Wheel Covers and Base Pressure

Several weeks ago, I wrote about an unusual base pressure reading while testing various spoiler angles on my car, a 2013 Toyota Prius. Specifically, the pressure at the center of the trunk, at 80 kph, was 0—no relative difference from atmospheric! This is unusual because there should be negative differential pressure on the rear surface of a car (its base), where a turbulent wake forms behind it. What was going on?
Winds were calm that day, a rarity here in the American Midwest, which may have caused the odd pressure reading. I also had no wheel covers on the car since I had removed the wheels to have new tires mounted a few days before. This last observation led me to conduct some tests to see if the wheel design could be influencing base pressure.
This isn’t an outlandish idea, even if it appears so at first. Just this year Dr. Thomas Wolf, former head of aerodynamics at Porsche, published a paper detailing testing of wheel designs on the Porsche Cayenne which found that the pumping action of the rear wheels strongly influences base pressure and can reduce drag coefficient as a car goes faster. Could some interaction between the wheels and base pressure be happening on my car? What is the relationship between base pressure and wheel design, or is there no discernible influence when measured on the road?
Let’s find out.
Test 1: Constant Speed
At a constant 80 kph, I measured pressure at a high position (center of license plate--Location 1) and low position (lower part of the bumper cover--Location 2) on the base of my car with no wheel covers, stock front wheel covers, front and rear stock covers, and front stock plus rear full covers.

Top: bare wheel. Middle: Factory wheel cover. Bottom: Full cover.

I averaged runs in opposite directions, using correct rounding and significant figures. The results:

So, not much difference—but there may be slightly higher base pressure at the center of the trunk with wheel covers, and the rear wheel covers appear to have more effect than the front on that upper reading, whereas adding the front covers raised pressure on the lower part of the bumper but it went back down after adding the rear covers. Interesting.
Test 2: Increasing Speed
This led me to design another test. This time I would leave the stock front covers in place and change the rear, from the bare wheel to stock cover to full cover. I measured pressure on the base at the center of the license plate at speeds increasing from 80 kph to 110 kph, in increments of 10 kph. As expected, the negative pressure increases in magnitude with speed, correlating with an increase in drag as the car goes faster.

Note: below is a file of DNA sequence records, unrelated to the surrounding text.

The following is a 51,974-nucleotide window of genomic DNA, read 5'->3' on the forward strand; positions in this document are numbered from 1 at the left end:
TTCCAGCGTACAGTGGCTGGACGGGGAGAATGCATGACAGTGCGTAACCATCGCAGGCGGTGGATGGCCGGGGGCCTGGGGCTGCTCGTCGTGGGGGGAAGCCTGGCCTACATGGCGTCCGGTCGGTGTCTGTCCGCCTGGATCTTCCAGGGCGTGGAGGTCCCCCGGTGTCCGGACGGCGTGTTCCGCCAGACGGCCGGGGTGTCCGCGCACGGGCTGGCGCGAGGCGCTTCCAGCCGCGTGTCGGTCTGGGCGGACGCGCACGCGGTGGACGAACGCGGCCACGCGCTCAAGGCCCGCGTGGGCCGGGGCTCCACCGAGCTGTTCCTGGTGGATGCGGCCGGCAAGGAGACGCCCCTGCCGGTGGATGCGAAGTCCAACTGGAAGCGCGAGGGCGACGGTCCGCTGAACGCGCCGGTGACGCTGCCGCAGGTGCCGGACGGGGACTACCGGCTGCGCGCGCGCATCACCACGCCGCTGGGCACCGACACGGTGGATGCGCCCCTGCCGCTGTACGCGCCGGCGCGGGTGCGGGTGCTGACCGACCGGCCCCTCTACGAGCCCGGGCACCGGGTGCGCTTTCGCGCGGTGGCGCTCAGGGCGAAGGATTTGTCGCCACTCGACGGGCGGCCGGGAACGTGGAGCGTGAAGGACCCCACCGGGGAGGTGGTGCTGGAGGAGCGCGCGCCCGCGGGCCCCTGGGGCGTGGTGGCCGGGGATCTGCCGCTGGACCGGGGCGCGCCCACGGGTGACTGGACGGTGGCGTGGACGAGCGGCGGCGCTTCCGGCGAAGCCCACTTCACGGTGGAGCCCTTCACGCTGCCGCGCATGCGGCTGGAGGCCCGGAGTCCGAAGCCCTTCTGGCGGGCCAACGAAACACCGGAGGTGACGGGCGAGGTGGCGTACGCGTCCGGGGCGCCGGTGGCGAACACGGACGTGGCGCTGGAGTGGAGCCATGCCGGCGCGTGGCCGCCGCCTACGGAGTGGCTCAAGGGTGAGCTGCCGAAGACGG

What’s interesting to note here is that both the stock covers and full covers might be increasing base pressure. Because of the resolution of my manometer, I can’t confidently state that the covers are increasing base pressure, only that they might. But two observations bolster this claim: first, I found the same increase in the upper base pressure reading in my previous test and, second, the increase was fairly consistent across speeds and directions.
What About the Weird Reading?
Of course, all this also tells me something about that 0 Pa base pressure reading that prompted me to test further: it was probably just a fluke. In no other tests since have I measured 0 Pa at that location, in any configuration of the car.
My best guess at what was going on blames Mother Nature. I try to test on days when windspeeds are 10 mph or less, which still rules out a lot of days here in the windy Midwest. But the day I conducted the spoiler test with that odd reading, winds were calm—as in, little to no wind. It may very well be that in those conditions, with 0°-yaw flow, there is indeed no difference between atmospheric and local pressure at the center of the base on a 3rd-generation Prius but, with the rarity of windless days here, I will likely never have an opportunity to verify that. So for now, it remains only a guess.
I’ll go ahead and leave the stock wheel covers on the car unless I measure something in the future that suggests they’re affecting drag or lift in some other way. Unfortunately, I’m limited by my measuring equipment at the moment, but if I figure out a way to measure pressure more sensitively, I might revisit these tests. In the meantime, on to other things after this little side trip.


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